An element that tends to be heavily litigated is the reasonableness of time and territory.   For a discussion on the enforceability of non-compete agreements in general, please click here to review our previous post on this topic.  This post will focus on what happens when a restrictive covenant’s time and territory limitations are found unduly restrictive.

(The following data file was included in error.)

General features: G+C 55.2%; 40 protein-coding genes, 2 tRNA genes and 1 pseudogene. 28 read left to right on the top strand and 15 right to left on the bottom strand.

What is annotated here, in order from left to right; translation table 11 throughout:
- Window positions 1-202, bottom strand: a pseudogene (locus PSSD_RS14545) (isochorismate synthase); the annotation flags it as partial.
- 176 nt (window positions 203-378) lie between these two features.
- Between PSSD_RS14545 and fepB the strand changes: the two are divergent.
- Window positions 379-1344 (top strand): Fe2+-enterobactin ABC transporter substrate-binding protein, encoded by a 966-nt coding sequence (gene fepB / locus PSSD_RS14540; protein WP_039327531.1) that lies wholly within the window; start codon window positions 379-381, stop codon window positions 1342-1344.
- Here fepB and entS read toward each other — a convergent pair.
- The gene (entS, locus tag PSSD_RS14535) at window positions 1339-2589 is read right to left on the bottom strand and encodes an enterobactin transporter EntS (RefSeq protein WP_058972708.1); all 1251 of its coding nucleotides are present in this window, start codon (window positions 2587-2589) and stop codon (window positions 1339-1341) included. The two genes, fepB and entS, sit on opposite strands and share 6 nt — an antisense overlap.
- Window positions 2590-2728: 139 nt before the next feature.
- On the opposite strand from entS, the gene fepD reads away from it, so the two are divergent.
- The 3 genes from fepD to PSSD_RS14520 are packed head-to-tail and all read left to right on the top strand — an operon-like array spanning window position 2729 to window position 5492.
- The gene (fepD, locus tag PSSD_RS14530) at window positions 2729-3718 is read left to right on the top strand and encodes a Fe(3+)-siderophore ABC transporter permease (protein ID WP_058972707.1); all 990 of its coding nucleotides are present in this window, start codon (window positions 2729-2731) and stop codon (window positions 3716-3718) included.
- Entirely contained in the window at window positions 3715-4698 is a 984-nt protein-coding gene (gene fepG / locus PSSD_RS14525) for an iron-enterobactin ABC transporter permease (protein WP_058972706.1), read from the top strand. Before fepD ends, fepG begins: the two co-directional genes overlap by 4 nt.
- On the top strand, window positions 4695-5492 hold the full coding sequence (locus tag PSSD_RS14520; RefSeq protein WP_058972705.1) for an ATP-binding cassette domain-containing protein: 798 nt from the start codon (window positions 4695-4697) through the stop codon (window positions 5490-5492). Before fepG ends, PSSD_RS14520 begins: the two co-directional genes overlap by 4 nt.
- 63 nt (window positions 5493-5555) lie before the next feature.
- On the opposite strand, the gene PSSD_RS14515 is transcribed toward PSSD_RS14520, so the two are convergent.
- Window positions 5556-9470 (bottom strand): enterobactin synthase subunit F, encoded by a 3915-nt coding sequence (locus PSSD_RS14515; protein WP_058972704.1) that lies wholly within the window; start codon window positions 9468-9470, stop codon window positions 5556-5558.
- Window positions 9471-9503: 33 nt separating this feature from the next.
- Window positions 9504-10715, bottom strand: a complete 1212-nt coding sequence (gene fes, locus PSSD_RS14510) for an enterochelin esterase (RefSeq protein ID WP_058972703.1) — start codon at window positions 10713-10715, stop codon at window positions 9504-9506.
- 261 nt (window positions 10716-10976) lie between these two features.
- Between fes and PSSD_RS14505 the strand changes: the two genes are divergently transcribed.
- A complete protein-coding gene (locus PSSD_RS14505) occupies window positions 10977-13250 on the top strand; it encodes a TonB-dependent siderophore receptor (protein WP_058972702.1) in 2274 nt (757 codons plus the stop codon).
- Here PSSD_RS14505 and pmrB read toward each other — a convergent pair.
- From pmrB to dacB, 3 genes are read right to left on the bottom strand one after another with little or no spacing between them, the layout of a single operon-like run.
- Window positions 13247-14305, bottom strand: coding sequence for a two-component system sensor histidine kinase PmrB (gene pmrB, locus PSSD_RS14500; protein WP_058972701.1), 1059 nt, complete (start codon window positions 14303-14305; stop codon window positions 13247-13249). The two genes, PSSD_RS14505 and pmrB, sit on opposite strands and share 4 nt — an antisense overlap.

Historically, North Carolina has adhered to a strict doctrine known as the “blue pencil” rule, meaning a court may strike out (but not revise) provisions of a non-compete clause that it finds unreasonable while upholding the remainder of the employment agreement.   The blue-pencil rule can be beneficial to employers in that it might allow courts to enforce an agreement even when one of the terms is enforceable.   A court can simply strike (blue pencil) an unenforceable provision and uphold the rest of the agreement.  However, the blue-pencil rule has traditionally stopped short of allowing courts to not only strike, but to revise an unenforceable term.   The North Carolina Supreme Court recently rendered an opinion in Beverage Systems of the Carolinas, LLC, v. Associated Beverage Repair, LLC that sheds additional light on a court’s power to not only strike an unenforceable provision, but to revise a provision altogether to make it enforceable.